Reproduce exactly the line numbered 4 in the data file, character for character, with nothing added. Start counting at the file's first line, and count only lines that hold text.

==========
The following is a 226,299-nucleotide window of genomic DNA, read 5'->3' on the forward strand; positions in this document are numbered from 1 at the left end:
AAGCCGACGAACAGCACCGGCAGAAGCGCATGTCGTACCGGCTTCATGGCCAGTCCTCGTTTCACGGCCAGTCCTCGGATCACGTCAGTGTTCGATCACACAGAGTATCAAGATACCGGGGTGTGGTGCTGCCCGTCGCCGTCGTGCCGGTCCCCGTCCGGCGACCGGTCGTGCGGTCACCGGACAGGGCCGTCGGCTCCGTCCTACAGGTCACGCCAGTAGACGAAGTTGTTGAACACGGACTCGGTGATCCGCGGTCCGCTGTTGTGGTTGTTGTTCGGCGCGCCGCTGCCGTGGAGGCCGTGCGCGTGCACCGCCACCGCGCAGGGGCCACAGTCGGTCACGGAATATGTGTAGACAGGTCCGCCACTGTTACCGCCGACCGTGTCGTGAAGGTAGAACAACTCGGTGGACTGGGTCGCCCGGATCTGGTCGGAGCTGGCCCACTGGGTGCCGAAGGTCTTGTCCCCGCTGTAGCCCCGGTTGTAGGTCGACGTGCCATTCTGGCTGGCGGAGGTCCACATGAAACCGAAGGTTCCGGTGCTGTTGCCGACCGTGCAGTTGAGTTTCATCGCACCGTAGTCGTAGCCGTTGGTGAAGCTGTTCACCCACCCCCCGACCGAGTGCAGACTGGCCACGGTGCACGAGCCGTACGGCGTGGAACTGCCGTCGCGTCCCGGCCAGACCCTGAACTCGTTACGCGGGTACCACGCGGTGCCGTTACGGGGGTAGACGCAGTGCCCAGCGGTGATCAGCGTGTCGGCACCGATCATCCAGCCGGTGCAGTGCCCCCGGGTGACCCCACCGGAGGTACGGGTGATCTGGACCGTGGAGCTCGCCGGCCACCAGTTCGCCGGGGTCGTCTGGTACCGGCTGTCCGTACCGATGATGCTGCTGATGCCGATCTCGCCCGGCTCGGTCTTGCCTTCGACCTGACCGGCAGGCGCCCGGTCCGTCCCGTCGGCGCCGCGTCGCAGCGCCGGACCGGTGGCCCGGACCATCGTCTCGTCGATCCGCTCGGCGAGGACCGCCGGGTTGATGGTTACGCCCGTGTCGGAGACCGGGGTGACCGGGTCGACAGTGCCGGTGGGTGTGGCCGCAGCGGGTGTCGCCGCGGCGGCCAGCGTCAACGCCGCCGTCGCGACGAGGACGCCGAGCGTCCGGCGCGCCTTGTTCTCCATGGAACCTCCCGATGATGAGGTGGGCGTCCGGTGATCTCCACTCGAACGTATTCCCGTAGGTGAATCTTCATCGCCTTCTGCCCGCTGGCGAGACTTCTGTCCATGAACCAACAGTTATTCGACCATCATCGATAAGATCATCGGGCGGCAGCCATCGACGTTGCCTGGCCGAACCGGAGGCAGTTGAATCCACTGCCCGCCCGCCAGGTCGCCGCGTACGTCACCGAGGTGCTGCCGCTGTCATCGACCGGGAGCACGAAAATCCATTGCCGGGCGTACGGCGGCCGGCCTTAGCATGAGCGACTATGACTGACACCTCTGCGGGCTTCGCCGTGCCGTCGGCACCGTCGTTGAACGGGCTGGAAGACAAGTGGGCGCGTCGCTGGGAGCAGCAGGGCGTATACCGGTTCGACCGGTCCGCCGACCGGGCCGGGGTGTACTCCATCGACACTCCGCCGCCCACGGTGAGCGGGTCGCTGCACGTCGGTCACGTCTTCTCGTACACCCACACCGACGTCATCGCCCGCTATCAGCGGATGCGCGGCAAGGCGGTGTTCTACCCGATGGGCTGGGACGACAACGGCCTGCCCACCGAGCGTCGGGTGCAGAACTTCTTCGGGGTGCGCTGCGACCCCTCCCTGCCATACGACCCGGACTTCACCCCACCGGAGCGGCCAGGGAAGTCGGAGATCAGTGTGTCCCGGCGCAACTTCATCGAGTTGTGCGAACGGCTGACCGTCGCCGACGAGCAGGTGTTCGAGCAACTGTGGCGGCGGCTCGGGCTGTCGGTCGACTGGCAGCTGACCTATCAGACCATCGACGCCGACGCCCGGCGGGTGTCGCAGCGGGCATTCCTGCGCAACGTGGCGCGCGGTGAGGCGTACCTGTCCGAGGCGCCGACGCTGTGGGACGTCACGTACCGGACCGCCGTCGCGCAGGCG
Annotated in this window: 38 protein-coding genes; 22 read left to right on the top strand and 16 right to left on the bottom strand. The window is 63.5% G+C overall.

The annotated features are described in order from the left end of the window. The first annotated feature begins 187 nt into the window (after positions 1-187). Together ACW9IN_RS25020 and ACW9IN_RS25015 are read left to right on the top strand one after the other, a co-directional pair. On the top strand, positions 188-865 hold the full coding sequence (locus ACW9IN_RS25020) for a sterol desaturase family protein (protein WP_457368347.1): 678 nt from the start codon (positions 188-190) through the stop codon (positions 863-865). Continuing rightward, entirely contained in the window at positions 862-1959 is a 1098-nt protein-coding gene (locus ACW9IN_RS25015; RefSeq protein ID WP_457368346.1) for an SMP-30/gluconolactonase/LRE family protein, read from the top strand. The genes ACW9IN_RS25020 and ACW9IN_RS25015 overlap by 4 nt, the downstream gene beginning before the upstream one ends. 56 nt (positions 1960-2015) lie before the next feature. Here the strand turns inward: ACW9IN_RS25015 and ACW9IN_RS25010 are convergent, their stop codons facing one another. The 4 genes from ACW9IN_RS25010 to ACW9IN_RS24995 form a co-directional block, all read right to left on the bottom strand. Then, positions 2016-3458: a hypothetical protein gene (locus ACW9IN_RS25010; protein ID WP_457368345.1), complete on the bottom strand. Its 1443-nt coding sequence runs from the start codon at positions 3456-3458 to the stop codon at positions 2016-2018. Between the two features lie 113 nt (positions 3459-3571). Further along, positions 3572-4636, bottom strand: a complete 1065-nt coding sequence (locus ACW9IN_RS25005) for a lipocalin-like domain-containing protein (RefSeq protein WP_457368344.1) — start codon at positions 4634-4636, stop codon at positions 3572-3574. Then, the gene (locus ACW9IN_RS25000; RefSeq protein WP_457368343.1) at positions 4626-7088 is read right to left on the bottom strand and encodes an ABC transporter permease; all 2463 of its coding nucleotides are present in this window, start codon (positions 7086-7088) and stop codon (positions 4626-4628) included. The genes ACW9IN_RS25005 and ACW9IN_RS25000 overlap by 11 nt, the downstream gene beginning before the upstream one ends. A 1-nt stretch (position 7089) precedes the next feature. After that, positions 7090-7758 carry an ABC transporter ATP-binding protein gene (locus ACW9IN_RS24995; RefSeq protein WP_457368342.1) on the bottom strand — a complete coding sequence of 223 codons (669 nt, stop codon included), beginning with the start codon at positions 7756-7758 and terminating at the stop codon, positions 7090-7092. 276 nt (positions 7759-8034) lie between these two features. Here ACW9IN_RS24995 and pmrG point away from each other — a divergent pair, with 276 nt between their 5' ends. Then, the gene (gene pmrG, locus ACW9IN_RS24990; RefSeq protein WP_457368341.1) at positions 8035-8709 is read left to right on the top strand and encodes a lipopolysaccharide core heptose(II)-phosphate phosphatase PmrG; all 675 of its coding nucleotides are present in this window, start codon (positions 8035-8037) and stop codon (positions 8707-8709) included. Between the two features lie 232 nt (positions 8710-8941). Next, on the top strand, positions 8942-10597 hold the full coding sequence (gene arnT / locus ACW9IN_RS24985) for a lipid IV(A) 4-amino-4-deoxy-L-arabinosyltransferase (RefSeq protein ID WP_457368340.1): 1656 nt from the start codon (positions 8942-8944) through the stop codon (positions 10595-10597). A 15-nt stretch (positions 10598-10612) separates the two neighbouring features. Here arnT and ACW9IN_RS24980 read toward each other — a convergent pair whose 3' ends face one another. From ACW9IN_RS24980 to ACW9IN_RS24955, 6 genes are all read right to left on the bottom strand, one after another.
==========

The annotated features are described in order from the left end of the window. The first annotated feature begins 187 nt into the window (after positions 1-187). Together ACW9IN_RS25020 and ACW9IN_RS25015 are read left to right on the top strand one after the other, a co-directional pair. On the top strand, positions 188-865 hold the full coding sequence (locus ACW9IN_RS25020) for a sterol desaturase family protein (protein WP_457368347.1): 678 nt from the start codon (positions 188-190) through the stop codon (positions 863-865). Continuing rightward, entirely contained in the window at positions 862-1959 is a 1098-nt protein-coding gene (locus ACW9IN_RS25015; RefSeq protein ID WP_457368346.1) for an SMP-30/gluconolactonase/LRE family protein, read from the top strand. The genes ACW9IN_RS25020 and ACW9IN_RS25015 overlap by 4 nt, the downstream gene beginning before the upstream one ends. 56 nt (positions 1960-2015) lie before the next feature. Here the strand turns inward: ACW9IN_RS25015 and ACW9IN_RS25010 are convergent, their stop codons facing one another. The 4 genes from ACW9IN_RS25010 to ACW9IN_RS24995 form a co-directional block, all read right to left on the bottom strand. Then, positions 2016-3458: a hypothetical protein gene (locus ACW9IN_RS25010; protein ID WP_457368345.1), complete on the bottom strand. Its 1443-nt coding sequence runs from the start codon at positions 3456-3458 to the stop codon at positions 2016-2018. Between the two features lie 113 nt (positions 3459-3571). Further along, positions 3572-4636, bottom strand: a complete 1065-nt coding sequence (locus ACW9IN_RS25005) for a lipocalin-like domain-containing protein (RefSeq protein WP_457368344.1) — start codon at positions 4634-4636, stop codon at positions 3572-3574. Then, the gene (locus ACW9IN_RS25000; RefSeq protein WP_457368343.1) at positions 4626-7088 is read right to left on the bottom strand and encodes an ABC transporter permease; all 2463 of its coding nucleotides are present in this window, start codon (positions 7086-7088) and stop codon (positions 4626-4628) included. The genes ACW9IN_RS25005 and ACW9IN_RS25000 overlap by 11 nt, the downstream gene beginning before the upstream one ends. A 1-nt stretch (position 7089) precedes the next feature. After that, positions 7090-7758 carry an ABC transporter ATP-binding protein gene (locus ACW9IN_RS24995; RefSeq protein WP_457368342.1) on the bottom strand — a complete coding sequence of 223 codons (669 nt, stop codon included), beginning with the start codon at positions 7756-7758 and terminating at the stop codon, positions 7090-7092. 276 nt (positions 7759-8034) lie between these two features. Here ACW9IN_RS24995 and pmrG point away from each other — a divergent pair, with 276 nt between their 5' ends. Then, the gene (gene pmrG, locus ACW9IN_RS24990; RefSeq protein WP_457368341.1) at positions 8035-8709 is read left to right on the top strand and encodes a lipopolysaccharide core heptose(II)-phosphate phosphatase PmrG; all 675 of its coding nucleotides are present in this window, start codon (positions 8035-8037) and stop codon (positions 8707-8709) included. Between the two features lie 232 nt (positions 8710-8941). Next, on the top strand, positions 8942-10597 hold the full coding sequence (gene arnT / locus ACW9IN_RS24985) for a lipid IV(A) 4-amino-4-deoxy-L-arabinosyltransferase (RefSeq protein ID WP_457368340.1): 1656 nt from the start codon (positions 8942-8944) through the stop codon (positions 10595-10597). A 15-nt stretch (positions 10598-10612) separates the two neighbouring features. Here arnT and ACW9IN_RS24980 read toward each other — a convergent pair whose 3' ends face one another. From ACW9IN_RS24980 to ACW9IN_RS24955, 6 genes are all read right to left on the bottom strand, one after another.